The commentary on this topic has been enormous (start here). Western analysts particularly tend to be flummoxed that South Korea exerts so much effort on this question, despite living flush against three dictatorships (North Korea, China, and Russia). Much international relations theory – balance of threat realism and democratic peace theory particularly – suggest that these two states should cooperate far more. But the South Koreans are simply not interested: anti-Japanism is a core nationalist narrative here. Japan has increasingly responded in kind.
There is no need to go over all these details again (my own thinking is here). This time the fight is over wartime compensation for Korean forced labor in wartime Japan (here is the movie version which pretty well captures the South Korean national attitude on this issue). The Korean side is now threatening to even expropriate Japanese corporate assets in South Korea to pay these claims.
The morality of this South Korean claim is arguable, but suffice to say that Japan will not accept these claims. It is threatening to respond, starting with tariffs on Korean products and restricting market access, and likely threatening to block any later South Korean accession to the CPTPP.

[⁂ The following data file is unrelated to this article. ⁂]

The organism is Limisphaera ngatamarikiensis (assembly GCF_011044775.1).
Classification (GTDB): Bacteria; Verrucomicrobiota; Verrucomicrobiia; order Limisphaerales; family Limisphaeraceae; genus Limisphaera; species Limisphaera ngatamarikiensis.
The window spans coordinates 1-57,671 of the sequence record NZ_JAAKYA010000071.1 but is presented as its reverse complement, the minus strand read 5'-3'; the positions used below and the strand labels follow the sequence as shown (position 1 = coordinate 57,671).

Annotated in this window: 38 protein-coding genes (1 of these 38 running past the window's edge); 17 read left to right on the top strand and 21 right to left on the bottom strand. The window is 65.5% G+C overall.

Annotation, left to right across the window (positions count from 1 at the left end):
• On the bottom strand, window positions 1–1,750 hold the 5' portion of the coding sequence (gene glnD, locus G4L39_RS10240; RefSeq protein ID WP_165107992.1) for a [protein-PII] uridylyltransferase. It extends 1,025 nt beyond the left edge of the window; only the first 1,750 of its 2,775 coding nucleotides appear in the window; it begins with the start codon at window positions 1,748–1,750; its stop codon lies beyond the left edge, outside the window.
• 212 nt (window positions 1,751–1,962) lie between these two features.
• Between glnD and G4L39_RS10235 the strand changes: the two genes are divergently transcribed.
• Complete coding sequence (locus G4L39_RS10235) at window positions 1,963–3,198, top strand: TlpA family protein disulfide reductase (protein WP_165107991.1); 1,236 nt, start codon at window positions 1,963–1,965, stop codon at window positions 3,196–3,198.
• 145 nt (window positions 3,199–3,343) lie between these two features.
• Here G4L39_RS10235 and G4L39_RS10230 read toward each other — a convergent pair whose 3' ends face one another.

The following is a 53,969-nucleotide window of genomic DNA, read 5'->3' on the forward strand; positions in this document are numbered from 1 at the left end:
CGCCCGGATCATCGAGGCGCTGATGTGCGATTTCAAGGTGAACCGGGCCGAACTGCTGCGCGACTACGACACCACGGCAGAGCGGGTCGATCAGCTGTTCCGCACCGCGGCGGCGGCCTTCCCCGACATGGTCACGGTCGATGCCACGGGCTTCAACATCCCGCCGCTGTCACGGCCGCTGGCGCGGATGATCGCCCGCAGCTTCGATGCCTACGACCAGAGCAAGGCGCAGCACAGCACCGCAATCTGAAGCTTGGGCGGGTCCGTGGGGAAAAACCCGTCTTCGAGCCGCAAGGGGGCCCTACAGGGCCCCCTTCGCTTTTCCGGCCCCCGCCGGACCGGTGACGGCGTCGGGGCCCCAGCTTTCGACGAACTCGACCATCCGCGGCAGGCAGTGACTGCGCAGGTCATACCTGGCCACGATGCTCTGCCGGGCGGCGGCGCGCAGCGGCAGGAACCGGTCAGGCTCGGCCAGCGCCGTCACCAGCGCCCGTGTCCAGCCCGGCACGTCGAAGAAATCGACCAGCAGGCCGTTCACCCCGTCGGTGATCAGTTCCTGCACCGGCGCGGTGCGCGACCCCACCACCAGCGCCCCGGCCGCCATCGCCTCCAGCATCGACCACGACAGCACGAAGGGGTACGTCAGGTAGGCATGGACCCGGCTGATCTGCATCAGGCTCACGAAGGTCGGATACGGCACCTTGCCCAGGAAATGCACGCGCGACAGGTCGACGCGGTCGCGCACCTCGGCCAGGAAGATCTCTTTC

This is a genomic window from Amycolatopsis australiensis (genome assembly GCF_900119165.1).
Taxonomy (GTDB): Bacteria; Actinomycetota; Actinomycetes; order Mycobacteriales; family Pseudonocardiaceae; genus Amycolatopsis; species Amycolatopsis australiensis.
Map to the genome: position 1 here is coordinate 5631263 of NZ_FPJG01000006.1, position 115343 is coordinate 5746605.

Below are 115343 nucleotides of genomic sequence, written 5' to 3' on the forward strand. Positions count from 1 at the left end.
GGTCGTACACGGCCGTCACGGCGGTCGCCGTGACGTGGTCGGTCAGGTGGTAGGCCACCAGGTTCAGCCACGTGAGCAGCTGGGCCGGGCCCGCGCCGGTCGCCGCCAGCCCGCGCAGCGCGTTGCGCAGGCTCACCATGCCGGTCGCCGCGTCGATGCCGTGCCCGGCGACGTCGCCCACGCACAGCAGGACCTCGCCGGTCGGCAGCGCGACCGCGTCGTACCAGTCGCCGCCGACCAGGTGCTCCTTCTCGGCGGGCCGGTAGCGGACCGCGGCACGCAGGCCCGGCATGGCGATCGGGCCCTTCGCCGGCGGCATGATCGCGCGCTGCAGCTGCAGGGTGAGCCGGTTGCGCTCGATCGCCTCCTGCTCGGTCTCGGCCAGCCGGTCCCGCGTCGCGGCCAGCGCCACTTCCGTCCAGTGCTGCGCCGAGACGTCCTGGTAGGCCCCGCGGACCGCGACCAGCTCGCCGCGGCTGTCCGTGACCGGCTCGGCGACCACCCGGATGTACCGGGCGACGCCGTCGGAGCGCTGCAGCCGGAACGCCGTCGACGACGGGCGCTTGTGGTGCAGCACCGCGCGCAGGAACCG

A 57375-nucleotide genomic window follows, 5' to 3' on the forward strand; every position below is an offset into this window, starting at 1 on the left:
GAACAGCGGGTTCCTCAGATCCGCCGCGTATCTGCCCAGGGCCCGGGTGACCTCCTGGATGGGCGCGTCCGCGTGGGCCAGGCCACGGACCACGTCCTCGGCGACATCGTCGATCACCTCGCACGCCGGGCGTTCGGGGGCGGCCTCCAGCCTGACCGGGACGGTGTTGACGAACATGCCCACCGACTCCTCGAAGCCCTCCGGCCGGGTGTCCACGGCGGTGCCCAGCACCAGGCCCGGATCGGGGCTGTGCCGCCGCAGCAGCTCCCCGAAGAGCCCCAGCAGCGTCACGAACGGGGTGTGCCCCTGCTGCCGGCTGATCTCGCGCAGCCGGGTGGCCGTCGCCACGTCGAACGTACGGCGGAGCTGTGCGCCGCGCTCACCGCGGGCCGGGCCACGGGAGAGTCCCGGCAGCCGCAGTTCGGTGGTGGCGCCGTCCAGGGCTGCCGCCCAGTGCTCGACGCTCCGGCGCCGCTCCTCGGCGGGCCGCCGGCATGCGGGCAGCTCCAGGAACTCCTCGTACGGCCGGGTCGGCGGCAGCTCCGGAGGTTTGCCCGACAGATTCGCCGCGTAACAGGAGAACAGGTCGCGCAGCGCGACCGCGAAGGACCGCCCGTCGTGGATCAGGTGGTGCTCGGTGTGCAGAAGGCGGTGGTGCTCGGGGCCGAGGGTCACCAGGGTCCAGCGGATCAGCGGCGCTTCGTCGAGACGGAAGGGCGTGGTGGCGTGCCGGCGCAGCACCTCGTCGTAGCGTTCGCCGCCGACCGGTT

My concern here however is the lack of the usual brakes on these spirals, specifically the American administration and South Korean conservatives.
Trump Won’t Bother
The primary brake on these disputes has traditionally been the Americans. Indeed, the Americans have often been the informal umpire of this dispute, particularly for the South Korean side. South Koreans and Korean-Americans have made a concerted effort to ‘win’ American opinion to their cause on Japan by erecting comfort women statues in the United States, lobbying to change the name of the Sea of Japan to the East Sea in US textbooks and maps, and bringing the issue up directly in bilateral talks with the Americans. Many South Koreans over the years here have told me that the US should push Japan much harder on these questions.
The Japanese initially sought to ignore this, but the South Korean effort has been successful enough, that Japan now routinely protest these changes.